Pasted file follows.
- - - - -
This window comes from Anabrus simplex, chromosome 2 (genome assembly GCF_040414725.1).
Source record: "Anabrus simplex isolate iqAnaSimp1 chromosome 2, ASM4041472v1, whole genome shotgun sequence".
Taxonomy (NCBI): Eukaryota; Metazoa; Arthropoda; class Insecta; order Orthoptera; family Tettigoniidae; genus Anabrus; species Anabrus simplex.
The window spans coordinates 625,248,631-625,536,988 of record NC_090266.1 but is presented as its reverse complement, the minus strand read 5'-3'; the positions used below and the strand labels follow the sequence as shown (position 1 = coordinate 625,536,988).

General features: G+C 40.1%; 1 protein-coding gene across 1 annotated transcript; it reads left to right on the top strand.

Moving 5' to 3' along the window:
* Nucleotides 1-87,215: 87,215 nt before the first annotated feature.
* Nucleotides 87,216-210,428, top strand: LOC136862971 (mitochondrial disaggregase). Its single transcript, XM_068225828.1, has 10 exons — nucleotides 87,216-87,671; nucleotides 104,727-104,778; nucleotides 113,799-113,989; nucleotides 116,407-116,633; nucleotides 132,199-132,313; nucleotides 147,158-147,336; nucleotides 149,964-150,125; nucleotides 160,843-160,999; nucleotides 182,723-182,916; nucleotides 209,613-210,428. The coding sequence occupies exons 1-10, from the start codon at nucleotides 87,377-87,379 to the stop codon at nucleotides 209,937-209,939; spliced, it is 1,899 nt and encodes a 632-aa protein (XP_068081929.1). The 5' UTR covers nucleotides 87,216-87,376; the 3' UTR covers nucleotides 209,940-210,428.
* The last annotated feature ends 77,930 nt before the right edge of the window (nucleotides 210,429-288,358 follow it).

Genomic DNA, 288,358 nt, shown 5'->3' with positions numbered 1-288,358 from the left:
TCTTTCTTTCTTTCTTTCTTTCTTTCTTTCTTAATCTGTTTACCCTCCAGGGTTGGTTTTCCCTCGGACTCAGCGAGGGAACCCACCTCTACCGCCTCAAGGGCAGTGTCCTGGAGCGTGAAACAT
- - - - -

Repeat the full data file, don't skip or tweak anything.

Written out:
This window comes from Anabrus simplex, chromosome 2 (genome assembly GCF_040414725.1).
Source record: "Anabrus simplex isolate iqAnaSimp1 chromosome 2, ASM4041472v1, whole genome shotgun sequence".
Taxonomy (NCBI): Eukaryota; Metazoa; Arthropoda; class Insecta; order Orthoptera; family Tettigoniidae; genus Anabrus; species Anabrus simplex.
The window spans coordinates 625,248,631-625,536,988 of record NC_090266.1 but is presented as its reverse complement, the minus strand read 5'-3'; the positions used below and the strand labels follow the sequence as shown (position 1 = coordinate 625,536,988).

General features: G+C 40.1%; 1 protein-coding gene across 1 annotated transcript; it reads left to right on the top strand.

Moving 5' to 3' along the window:
* Nucleotides 1-87,215: 87,215 nt before the first annotated feature.
* Nucleotides 87,216-210,428, top strand: LOC136862971 (mitochondrial disaggregase). Its single transcript, XM_068225828.1, has 10 exons — nucleotides 87,216-87,671; nucleotides 104,727-104,778; nucleotides 113,799-113,989; nucleotides 116,407-116,633; nucleotides 132,199-132,313; nucleotides 147,158-147,336; nucleotides 149,964-150,125; nucleotides 160,843-160,999; nucleotides 182,723-182,916; nucleotides 209,613-210,428. The coding sequence occupies exons 1-10, from the start codon at nucleotides 87,377-87,379 to the stop codon at nucleotides 209,937-209,939; spliced, it is 1,899 nt and encodes a 632-aa protein (XP_068081929.1). The 5' UTR covers nucleotides 87,216-87,376; the 3' UTR covers nucleotides 209,940-210,428.
* The last annotated feature ends 77,930 nt before the right edge of the window (nucleotides 210,429-288,358 follow it).

Genomic DNA, 288,358 nt, shown 5'->3' with positions numbered 1-288,358 from the left:
TCTTTCTTTCTTTCTTTCTTTCTTTCTTTCTTAATCTGTTTACCCTCCAGGGTTGGTTTTCCCTCGGACTCAGCGAGGGAACCCACCTCTACCGCCTCAAGGGCAGTGTCCTGGAGCGTGAAACAT